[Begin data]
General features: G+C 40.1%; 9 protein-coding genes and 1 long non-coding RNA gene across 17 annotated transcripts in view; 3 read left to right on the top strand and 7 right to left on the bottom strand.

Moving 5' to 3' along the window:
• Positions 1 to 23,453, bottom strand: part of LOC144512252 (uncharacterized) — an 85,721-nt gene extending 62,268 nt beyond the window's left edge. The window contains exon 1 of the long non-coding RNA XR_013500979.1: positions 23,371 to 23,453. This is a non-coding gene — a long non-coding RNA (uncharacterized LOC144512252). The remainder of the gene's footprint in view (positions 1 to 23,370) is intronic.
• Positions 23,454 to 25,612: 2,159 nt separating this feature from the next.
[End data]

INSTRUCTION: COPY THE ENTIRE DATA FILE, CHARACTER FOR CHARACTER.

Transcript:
General features: G+C 40.1%; 9 protein-coding genes and 1 long non-coding RNA gene across 17 annotated transcripts in view; 3 read left to right on the top strand and 7 right to left on the bottom strand.

Moving 5' to 3' along the window:
• Positions 1 to 23,453, bottom strand: part of LOC144512252 (uncharacterized) — an 85,721-nt gene extending 62,268 nt beyond the window's left edge. The window contains exon 1 of the long non-coding RNA XR_013500979.1: positions 23,371 to 23,453. This is a non-coding gene — a long non-coding RNA (uncharacterized LOC144512252). The remainder of the gene's footprint in view (positions 1 to 23,370) is intronic.
• Positions 23,454 to 25,612: 2,159 nt separating this feature from the next.